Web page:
The 7 Characteristics of a Clinical Leader Part 3 – Resourcefulness
In Part 2 of our series, we looked at the essence of confidence. We discussed the inter-relationship of confidence and humility and learned that you could only grow confident through humility. Lastly, we discussed steps to boost confidence and develop as clinical leaders. Today, I wanted to talk about the resourcefulness of a clinical leader.
If you have not read the previous installments in this series, please take the time to go back and read those before moving forward.
You can find them here:
“able to deal skillfully and promptly with new situations, difficulties, etc.” http://www.dictionary.com/browse/resourceful?s=t
Being interviewed for a role, the interviewer asked me what trait stands out. I replied, “I am resourceful. I am not the most knowledgeable (still true today) or the most experienced (again, still true today) but I am an expert at finding solutions, seeking answers, and making things happen”.
In a recent article in Entrepreneur.com by Sherri Campbell, she states, “There is not a more useful or important trait to possess than resourcefulness in the pursuit of success.” https://www.entrepreneur.com/article/272171
During a training session, I often give all the information, tools, and resources needed to do a task. However, no amount of training can replace what you learn by “figuring things out.”
I remember working with a nurse on a system. We had gone through a significant amount of training, and I left her with some easy homework. “Get in the system poke around and see what you see.” A week later I came back to do some follow-up training and found she had not even logged in. I asked her why she said she didn’t remember how. Now compare that to another nurse in the training group. She pulled out a folder with the how to guides she printed up, some she found by reaching out to other nurses, and got right in. She learned the system quickly and efficiently. That nurse has grown and climbed the corporate ladder flawlessly since then.
In the Harvard Business Review John Baldoni addresses the importance of Resourcefulness in business leaders today, “The leader who steps up and says “yes we can do this” is one who can push colleagues to do things that some might consider impractical.” – https://hbr.org/2010/01/leaders-can-learn-to-make-do-a. A capable leader is one who seeks information and solutions. They take stock of all they have put it together and find results where others have already given up.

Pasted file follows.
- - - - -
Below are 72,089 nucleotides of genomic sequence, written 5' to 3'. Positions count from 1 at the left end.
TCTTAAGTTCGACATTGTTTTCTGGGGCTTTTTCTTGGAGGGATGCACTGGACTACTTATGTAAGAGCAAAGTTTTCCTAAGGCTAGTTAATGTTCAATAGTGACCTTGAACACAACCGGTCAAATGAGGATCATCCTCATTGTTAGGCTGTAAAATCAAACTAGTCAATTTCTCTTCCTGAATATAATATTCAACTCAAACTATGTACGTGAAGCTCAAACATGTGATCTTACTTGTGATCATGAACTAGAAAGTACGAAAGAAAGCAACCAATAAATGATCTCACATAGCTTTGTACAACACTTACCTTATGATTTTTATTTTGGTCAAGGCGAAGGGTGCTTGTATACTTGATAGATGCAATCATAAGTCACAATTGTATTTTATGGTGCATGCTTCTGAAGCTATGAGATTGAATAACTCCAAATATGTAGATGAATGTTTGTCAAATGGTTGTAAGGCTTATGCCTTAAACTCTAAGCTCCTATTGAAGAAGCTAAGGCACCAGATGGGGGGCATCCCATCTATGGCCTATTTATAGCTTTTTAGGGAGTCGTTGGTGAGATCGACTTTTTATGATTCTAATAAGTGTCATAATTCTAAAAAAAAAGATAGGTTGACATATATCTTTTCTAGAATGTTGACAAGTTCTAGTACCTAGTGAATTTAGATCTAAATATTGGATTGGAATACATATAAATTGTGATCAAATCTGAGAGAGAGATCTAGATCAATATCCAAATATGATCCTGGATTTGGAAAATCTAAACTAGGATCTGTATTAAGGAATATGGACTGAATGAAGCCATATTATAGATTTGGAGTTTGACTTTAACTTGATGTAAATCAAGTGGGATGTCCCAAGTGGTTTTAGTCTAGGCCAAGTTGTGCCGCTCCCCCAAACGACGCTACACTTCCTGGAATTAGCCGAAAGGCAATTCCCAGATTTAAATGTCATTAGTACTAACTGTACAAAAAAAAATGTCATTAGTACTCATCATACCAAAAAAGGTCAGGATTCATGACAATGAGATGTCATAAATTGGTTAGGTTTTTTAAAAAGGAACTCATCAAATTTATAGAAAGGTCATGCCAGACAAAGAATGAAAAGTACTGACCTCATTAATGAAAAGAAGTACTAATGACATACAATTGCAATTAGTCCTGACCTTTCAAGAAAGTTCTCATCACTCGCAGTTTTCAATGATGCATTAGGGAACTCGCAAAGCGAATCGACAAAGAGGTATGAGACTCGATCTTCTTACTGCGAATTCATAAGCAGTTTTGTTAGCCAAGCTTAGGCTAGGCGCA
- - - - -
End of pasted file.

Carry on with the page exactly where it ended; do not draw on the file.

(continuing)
It’s not resources but resourcefulness that ultimately makes the difference – Tony Robbins
Being resourceful isn’t about having the answers it’s about having the drive to seek the answers. One of the biggest assets employers are seeking in candidates today are ones who are resourceful. As a clinical leader, it is imperative to learn this skill and utilize it.
3 Steps to becoming a resourceful leader
Figure it out
When given a task, figure out how to do it! I am not saying don’t ask for help. Everyone needs help, and to be shown how to do things. But, seek the answers instead of sitting and waiting for someone to hand them to you. Many companies have a website or system with how-tos and knowledge guides, take the time to get acquainted with these. Pull your policy and procedures, state regulations, or go to your state nursing board website. Learn how to research!
Once you learn to research you will have the tools to figure out how to complete your task on your own. But, what about that time when an obstacle rears its ugly head right in the middle of your job. I have found there are two types of people here. Ones who throw their hand’s up and give up and ones who start getting creative. When you find yourself facing these obstacles, take a step back. If I am working on the computer, I will often print it out and go to another room to review. Just changing scenery can sometimes spark problem-solving juices and help find solutions. Go for a walk. Grab lunch. Go bounce things off, co-workers. The key word here is “GO” don’t wait for someone to find a solution for you.
Learn who the expert is. During my work in memory care, we had an admit coming in. The husband (primary care provider) had an emergency, and his wife needed our help. They had been turned down by many places and didn’t want to have to admit her into the hospital or psychiatric department. We reach out to a local doctor who could reach out to her primary and get all the information we needed. I grabbed a caregiver who was fantastic with memory care and off we went. We had this resident admitted and safe within an hour! I could never have made this happen, but because of my relationship with others we pulled together and moved mountains for this resident.
Always be building relationships and fostering them. Also, find ways to go out of your way to help others, and when the time comes more than likely, they will be there for you.